This week I received in the post a copy of the Le Boat‘s Thames guide which features my map illustration at the back. I was so excited to open it and am completely thrilled with how it looks. 15,000 copies have already been printed and it’s due to be translated into other European languages.
I’ve been blogging in dribs and drabs about this project, so I thought that I’d dedicate this post entirely to the finished map. Firstly, a brief overview of the illustration from start to end. (I warn you now, there are going to be a lot of photos!)
I was very lucky in that the lovely people at Le Boat had created a very detailed draft of which attractions they’d like to include, and a fairly accurate idea of the scale. They wanted it to fit loosely into a wavy line, up and down across the six fold out pages of the brochure.
Therefore my first task was ‘forcing’ the curves of the river to fit the wavy line. I was working on A4 panels, which would be reduced to A5 for printing. I used an isometric grid to draw the river so that the angles were uniform across the whole map (I didn’t want the curves to be completely organic, but look a bit like the landscapes in a computer game!).
Next, I drafted each landmark and attraction on a lightbox with the isometric grid to help. The challenge was fitting each attraction in the right place, especially around Windsor! Once I’d got the nod that everything was in the right place, I transferred the whole thing onto a more detailed draft which I then traced onto big sheets of Bockingford watercolour paper. At this stage a few buildings had to be nudged slightly, and a couple of new ones added as per Le Boat’s instructions.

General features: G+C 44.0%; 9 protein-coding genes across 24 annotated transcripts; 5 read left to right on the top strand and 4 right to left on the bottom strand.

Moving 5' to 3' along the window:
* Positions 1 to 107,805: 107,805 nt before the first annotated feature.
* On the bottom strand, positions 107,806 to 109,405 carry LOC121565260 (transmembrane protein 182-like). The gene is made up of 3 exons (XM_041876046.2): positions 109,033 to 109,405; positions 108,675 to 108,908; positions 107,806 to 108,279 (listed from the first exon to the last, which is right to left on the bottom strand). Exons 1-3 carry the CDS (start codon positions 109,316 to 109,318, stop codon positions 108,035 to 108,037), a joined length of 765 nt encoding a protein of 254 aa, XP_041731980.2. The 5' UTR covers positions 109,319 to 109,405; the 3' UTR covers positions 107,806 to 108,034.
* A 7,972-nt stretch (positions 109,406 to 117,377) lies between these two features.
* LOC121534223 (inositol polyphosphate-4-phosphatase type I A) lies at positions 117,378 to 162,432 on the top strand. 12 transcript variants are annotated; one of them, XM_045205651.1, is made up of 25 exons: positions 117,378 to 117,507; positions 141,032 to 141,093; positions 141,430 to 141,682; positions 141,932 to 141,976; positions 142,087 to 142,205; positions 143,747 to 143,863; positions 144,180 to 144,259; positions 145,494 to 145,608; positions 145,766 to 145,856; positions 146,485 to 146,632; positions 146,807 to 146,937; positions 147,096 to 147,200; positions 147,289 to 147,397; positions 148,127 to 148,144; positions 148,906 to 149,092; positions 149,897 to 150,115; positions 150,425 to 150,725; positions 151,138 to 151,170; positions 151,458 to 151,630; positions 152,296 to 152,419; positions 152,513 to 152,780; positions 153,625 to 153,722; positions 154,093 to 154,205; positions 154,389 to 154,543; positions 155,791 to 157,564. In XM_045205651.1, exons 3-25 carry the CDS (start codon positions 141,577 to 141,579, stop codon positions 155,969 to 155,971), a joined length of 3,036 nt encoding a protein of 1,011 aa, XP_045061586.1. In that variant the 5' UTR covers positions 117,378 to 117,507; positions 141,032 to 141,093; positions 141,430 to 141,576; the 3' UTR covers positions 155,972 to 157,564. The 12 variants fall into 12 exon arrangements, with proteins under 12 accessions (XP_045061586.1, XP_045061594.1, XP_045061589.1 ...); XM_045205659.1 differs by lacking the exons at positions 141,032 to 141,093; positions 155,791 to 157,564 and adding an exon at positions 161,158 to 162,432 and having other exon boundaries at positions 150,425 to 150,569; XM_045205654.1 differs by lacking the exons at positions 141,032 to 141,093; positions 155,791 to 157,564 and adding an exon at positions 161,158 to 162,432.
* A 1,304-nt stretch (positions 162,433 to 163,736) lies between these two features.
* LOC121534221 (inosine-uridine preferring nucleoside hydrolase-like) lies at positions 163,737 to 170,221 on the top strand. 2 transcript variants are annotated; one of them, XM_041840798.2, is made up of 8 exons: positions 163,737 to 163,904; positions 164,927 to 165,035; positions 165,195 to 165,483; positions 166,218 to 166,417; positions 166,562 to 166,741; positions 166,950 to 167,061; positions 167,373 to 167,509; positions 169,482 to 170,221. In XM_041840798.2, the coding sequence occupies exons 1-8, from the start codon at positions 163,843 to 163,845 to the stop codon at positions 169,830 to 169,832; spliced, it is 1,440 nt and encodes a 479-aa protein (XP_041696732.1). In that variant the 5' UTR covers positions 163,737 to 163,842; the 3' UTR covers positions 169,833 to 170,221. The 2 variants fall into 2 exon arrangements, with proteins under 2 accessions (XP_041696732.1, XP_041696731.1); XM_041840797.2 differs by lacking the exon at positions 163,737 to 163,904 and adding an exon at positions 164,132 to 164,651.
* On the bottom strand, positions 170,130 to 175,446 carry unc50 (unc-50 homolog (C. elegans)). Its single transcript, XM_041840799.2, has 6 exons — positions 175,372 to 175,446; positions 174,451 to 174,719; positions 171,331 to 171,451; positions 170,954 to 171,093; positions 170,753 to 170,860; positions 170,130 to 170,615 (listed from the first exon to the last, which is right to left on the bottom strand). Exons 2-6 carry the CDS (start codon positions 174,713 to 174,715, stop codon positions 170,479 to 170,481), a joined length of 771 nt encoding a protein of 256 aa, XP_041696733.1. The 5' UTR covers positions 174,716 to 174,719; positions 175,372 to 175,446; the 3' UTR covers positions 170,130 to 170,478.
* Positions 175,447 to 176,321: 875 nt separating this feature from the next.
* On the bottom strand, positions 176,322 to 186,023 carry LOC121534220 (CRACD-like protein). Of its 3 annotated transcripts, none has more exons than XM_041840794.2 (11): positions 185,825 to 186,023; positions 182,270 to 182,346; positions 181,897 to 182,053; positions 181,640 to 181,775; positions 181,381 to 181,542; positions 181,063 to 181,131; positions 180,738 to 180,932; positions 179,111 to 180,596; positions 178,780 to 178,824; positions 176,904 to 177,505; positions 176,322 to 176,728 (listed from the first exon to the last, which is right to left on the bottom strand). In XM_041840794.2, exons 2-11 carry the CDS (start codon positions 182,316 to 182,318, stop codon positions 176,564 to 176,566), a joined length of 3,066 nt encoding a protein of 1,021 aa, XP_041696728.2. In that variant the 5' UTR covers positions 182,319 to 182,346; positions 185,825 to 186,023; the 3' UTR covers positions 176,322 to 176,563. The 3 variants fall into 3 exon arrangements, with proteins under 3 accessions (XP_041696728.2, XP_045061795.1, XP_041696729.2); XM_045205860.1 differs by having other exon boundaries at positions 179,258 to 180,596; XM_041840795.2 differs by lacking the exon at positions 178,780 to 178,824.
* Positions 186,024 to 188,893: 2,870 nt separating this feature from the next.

When I was happy with everything I send photos over to get the final sign off from Le Boat. Then it was a case of going in with the fineliner and outlining everything. I was so nervous that I’d make a mistake at this stage.
Worse than that though was beginning the painting! I was actually physically shaking when I made the first strokes! I spent quite a while mixing the colours, particularly the green, blue and sandy colours which formed the largest sections.
Painting took a lot longer than I expected, though I completed the majority of it on holiday in a beautiful cottage in Cornwall, so it wasn’t too bad!
When it was all finished I breathed a sigh of relief and scanned it in sections to send to the designer at Le Boat for digital manipulation into one large image. They added all of the text, markers to show approximately how far you can travel in an hour and even a little rubber duck which I painted as a spot the duck competition!
Just in case you haven’t seen enough pictures, I’ve taken a close up photo of each section and added them to the album below. Click on an image to see an enlarged version.
If you still haven’t seen enough, hopefully the video below of the entire project (complete with cheesy music) will do the trick!
Finally, here’s this week’s miniature portrait for my 52 faces challenge. I drew Liam Neeson because we watched Taken 3 and think he’s a great actor!
That’s it for today, congratulations if you managed to read right to the end of this post, it is a bit of a whopper!